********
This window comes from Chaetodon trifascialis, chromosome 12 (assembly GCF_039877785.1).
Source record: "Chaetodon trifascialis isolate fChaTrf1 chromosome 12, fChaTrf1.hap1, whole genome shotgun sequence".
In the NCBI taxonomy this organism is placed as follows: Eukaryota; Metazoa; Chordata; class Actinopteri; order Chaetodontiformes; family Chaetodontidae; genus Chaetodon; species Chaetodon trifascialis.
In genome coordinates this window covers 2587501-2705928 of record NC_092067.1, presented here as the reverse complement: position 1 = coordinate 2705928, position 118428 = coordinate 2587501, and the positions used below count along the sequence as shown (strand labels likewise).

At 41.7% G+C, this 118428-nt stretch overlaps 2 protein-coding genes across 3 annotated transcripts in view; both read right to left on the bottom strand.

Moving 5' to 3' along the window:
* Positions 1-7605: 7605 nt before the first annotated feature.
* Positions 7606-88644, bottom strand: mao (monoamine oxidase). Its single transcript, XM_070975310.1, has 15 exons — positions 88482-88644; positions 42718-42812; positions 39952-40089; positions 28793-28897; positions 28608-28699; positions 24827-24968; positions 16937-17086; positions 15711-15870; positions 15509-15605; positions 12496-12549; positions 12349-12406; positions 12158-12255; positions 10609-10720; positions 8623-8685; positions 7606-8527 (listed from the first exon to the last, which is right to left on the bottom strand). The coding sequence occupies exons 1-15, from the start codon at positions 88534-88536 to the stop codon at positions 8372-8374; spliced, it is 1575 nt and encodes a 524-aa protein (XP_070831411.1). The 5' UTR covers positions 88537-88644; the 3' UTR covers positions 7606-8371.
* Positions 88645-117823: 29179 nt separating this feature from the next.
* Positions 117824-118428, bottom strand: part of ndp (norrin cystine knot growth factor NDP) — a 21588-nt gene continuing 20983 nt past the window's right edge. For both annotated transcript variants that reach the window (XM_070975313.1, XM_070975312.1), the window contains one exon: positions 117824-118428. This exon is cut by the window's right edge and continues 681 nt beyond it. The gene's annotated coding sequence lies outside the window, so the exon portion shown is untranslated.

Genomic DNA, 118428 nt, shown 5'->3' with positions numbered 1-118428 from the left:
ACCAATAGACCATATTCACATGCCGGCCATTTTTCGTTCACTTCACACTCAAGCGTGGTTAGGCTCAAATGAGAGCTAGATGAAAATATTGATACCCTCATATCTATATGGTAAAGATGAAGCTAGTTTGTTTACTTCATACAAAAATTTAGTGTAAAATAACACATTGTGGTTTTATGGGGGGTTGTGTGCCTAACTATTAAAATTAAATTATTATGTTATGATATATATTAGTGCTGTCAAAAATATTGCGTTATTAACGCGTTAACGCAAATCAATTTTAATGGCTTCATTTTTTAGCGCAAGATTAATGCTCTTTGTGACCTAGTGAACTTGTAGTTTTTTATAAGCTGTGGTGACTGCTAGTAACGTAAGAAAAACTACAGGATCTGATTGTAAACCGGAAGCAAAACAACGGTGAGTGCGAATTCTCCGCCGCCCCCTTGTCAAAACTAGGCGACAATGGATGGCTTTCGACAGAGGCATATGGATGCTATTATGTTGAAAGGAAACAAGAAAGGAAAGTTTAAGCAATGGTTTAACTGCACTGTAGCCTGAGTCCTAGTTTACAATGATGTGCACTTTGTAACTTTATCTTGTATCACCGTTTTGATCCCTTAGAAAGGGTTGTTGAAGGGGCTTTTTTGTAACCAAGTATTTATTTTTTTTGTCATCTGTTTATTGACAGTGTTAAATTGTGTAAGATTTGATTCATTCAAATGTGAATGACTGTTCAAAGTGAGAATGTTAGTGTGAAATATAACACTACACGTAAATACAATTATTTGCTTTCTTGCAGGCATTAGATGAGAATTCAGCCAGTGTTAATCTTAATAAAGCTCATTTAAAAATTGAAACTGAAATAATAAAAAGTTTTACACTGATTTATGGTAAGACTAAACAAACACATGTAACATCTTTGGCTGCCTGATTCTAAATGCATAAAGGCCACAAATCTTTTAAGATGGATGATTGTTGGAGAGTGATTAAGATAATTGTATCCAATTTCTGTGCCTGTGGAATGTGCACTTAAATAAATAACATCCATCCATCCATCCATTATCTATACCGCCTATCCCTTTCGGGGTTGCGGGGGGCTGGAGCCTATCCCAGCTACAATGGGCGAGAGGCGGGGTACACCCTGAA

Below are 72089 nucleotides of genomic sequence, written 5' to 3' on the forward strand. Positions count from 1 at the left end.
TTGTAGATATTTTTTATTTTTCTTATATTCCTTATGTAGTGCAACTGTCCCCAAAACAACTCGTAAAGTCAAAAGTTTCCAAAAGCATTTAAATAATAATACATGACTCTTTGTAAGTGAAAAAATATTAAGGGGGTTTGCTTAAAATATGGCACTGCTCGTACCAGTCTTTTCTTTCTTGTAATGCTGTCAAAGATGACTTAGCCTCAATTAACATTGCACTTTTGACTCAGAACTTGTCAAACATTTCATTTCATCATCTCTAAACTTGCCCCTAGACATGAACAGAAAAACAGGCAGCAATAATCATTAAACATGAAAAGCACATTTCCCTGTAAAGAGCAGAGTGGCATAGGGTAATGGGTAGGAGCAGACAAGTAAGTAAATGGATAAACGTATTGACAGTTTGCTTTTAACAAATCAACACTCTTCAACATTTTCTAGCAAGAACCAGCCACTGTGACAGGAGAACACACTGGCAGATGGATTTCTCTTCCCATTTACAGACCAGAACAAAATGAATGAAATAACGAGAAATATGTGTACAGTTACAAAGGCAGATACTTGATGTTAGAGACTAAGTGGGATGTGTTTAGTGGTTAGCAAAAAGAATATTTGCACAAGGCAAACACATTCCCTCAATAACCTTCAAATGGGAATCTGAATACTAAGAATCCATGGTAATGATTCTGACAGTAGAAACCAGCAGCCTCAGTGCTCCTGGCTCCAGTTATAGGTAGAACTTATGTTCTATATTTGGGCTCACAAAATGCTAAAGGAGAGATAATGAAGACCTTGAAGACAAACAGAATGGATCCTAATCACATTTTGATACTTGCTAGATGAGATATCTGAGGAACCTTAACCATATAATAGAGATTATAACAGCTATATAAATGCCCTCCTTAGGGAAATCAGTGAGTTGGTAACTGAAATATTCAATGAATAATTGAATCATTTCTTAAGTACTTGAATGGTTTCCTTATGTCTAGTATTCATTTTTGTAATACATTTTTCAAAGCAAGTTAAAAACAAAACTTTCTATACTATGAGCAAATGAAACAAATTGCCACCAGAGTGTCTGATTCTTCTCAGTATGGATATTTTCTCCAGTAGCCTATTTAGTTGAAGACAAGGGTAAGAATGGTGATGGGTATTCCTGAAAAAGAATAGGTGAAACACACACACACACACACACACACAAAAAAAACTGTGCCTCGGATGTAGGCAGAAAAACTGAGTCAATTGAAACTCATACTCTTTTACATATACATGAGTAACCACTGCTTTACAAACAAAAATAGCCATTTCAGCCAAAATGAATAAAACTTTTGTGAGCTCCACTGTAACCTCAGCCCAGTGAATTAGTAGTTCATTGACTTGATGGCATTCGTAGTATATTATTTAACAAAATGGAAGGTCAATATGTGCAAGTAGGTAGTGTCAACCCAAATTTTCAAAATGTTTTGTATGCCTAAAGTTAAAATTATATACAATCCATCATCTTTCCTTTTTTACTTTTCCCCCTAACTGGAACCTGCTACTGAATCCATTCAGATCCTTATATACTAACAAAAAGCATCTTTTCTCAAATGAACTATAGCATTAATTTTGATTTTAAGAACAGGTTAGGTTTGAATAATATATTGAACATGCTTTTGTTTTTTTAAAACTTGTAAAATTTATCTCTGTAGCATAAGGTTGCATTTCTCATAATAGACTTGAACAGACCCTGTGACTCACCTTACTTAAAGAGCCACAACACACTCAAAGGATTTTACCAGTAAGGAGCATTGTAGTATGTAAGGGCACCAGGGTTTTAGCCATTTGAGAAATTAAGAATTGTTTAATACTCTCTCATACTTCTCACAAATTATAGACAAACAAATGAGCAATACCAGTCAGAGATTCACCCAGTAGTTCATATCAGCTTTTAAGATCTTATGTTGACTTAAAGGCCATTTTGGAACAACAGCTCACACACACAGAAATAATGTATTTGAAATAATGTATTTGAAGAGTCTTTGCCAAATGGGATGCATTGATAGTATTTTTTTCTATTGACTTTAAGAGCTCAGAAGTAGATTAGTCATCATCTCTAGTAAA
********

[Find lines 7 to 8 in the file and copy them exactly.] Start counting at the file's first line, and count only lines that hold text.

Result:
* Positions 1-7605: 7605 nt before the first annotated feature.
* Positions 7606-88644, bottom strand: mao (monoamine oxidase). Its single transcript, XM_070975310.1, has 15 exons — positions 88482-88644; positions 42718-42812; positions 39952-40089; positions 28793-28897; positions 28608-28699; positions 24827-24968; positions 16937-17086; positions 15711-15870; positions 15509-15605; positions 12496-12549; positions 12349-12406; positions 12158-12255; positions 10609-10720; positions 8623-8685; positions 7606-8527 (listed from the first exon to the last, which is right to left on the bottom strand). The coding sequence occupies exons 1-15, from the start codon at positions 88534-88536 to the stop codon at positions 8372-8374; spliced, it is 1575 nt and encodes a 524-aa protein (XP_070831411.1). The 5' UTR covers positions 88537-88644; the 3' UTR covers positions 7606-8371.